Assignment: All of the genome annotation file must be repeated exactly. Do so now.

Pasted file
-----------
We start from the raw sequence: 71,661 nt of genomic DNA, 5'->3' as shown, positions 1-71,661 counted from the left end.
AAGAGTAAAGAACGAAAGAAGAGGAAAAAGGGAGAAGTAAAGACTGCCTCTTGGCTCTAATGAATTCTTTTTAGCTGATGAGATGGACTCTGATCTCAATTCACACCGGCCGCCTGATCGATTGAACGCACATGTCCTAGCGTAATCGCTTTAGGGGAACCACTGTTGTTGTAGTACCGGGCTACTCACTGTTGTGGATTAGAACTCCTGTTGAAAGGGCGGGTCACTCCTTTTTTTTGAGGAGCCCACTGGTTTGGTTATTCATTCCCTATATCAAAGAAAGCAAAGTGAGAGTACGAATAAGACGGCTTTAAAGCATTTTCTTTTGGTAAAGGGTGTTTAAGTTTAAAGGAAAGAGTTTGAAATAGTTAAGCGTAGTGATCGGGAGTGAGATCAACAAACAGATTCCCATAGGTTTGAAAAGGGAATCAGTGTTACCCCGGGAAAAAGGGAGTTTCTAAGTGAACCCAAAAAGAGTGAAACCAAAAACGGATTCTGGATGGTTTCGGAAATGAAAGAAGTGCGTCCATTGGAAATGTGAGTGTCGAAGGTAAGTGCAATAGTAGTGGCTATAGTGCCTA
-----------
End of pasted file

We start from the raw sequence: 71,661 nt of genomic DNA, 5'->3' as shown, positions 1-71,661 counted from the left end.
AAGAGTAAAGAACGAAAGAAGAGGAAAAAGGGAGAAGTAAAGACTGCCTCTTGGCTCTAATGAATTCTTTTTAGCTGATGAGATGGACTCTGATCTCAATTCACACCGGCCGCCTGATCGATTGAACGCACATGTCCTAGCGTAATCGCTTTAGGGGAACCACTGTTGTTGTAGTACCGGGCTACTCACTGTTGTGGATTAGAACTCCTGTTGAAAGGGCGGGTCACTCCTTTTTTTTGAGGAGCCCACTGGTTTGGTTATTCATTCCCTATATCAAAGAAAGCAAAGTGAGAGTACGAATAAGACGGCTTTAAAGCATTTTCTTTTGGTAAAGGGTGTTTAAGTTTAAAGGAAAGAGTTTGAAATAGTTAAGCGTAGTGATCGGGAGTGAGATCAACAAACAGATTCCCATAGGTTTGAAAAGGGAATCAGTGTTACCCCGGGAAAAAGGGAGTTTCTAAGTGAACCCAAAAAGAGTGAAACCAAAAACGGATTCTGGATGGTTTCGGAAATGAAAGAAGTGCGTCCATTGGAAATGTGAGTGTCGAAGGTAAGTGCAATAGTAGTGGCTATAGTGCCTA